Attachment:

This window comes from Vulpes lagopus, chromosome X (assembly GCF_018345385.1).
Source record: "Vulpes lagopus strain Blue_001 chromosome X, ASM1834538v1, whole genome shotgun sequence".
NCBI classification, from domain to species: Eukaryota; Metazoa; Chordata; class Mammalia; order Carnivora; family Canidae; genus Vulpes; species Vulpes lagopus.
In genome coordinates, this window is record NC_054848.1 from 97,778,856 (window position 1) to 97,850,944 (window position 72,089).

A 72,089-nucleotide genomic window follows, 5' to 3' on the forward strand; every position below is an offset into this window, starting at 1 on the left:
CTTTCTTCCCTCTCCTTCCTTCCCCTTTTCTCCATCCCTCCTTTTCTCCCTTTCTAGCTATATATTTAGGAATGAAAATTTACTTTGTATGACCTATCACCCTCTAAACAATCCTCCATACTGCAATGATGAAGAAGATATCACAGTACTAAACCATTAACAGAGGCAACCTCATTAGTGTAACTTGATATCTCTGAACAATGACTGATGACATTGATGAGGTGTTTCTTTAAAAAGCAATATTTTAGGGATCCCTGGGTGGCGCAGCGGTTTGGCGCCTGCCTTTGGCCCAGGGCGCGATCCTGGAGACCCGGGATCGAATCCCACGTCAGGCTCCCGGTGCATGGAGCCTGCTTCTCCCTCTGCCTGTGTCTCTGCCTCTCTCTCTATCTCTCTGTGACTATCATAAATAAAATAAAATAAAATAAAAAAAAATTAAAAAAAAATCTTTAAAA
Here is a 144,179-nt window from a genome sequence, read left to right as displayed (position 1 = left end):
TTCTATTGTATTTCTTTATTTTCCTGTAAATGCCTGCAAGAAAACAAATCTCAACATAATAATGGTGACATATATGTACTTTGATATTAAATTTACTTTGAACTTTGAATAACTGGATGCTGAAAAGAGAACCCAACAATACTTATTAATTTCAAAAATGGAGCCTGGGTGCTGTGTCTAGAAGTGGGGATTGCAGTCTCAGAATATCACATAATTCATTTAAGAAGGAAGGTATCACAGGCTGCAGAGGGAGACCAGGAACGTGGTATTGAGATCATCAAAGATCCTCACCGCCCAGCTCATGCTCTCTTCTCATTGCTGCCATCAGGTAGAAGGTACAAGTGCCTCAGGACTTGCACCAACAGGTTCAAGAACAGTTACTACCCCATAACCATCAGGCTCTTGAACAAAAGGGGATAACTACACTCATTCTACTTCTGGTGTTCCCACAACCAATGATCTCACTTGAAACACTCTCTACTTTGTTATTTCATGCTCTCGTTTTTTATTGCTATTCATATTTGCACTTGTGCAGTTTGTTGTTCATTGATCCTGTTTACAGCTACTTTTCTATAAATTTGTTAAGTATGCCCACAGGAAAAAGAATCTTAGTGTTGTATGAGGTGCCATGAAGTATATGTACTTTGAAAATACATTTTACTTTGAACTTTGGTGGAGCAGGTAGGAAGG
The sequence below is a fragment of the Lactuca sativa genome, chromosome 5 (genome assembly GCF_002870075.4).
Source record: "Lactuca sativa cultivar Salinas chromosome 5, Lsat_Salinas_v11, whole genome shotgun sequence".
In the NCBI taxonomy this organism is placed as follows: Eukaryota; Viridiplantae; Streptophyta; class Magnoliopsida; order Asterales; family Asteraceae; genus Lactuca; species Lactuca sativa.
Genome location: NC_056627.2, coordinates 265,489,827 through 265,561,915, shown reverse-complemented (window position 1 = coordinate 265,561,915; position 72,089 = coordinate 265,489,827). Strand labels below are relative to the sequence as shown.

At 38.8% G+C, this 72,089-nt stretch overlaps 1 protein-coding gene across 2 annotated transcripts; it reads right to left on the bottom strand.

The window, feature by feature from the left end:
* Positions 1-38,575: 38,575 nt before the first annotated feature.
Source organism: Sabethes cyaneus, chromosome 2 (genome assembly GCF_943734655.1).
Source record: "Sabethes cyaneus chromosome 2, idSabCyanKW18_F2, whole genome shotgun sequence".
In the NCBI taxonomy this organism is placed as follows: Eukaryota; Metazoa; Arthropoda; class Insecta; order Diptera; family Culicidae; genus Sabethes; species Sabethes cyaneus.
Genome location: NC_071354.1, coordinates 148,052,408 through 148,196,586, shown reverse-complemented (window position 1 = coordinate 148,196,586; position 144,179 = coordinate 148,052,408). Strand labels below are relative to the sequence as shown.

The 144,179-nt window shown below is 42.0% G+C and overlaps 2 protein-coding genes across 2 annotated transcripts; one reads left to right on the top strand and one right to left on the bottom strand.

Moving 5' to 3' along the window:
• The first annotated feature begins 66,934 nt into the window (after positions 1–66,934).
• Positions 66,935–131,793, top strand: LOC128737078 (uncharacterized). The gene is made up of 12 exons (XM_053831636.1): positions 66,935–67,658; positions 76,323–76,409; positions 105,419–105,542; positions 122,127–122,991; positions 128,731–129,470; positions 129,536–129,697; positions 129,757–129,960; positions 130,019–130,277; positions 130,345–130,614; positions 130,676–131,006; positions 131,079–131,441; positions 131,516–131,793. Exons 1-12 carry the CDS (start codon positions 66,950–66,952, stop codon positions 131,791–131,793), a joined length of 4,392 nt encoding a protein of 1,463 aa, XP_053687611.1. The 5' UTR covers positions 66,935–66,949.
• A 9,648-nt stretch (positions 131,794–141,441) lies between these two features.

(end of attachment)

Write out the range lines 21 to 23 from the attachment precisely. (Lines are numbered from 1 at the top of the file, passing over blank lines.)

Moving 5' to 3' along the window:
• The first annotated feature begins 66,934 nt into the window (after positions 1–66,934).
• Positions 66,935–131,793, top strand: LOC128737078 (uncharacterized). The gene is made up of 12 exons (XM_053831636.1): positions 66,935–67,658; positions 76,323–76,409; positions 105,419–105,542; positions 122,127–122,991; positions 128,731–129,470; positions 129,536–129,697; positions 129,757–129,960; positions 130,019–130,277; positions 130,345–130,614; positions 130,676–131,006; positions 131,079–131,441; positions 131,516–131,793. Exons 1-12 carry the CDS (start codon positions 66,950–66,952, stop codon positions 131,791–131,793), a joined length of 4,392 nt encoding a protein of 1,463 aa, XP_053687611.1. The 5' UTR covers positions 66,935–66,949.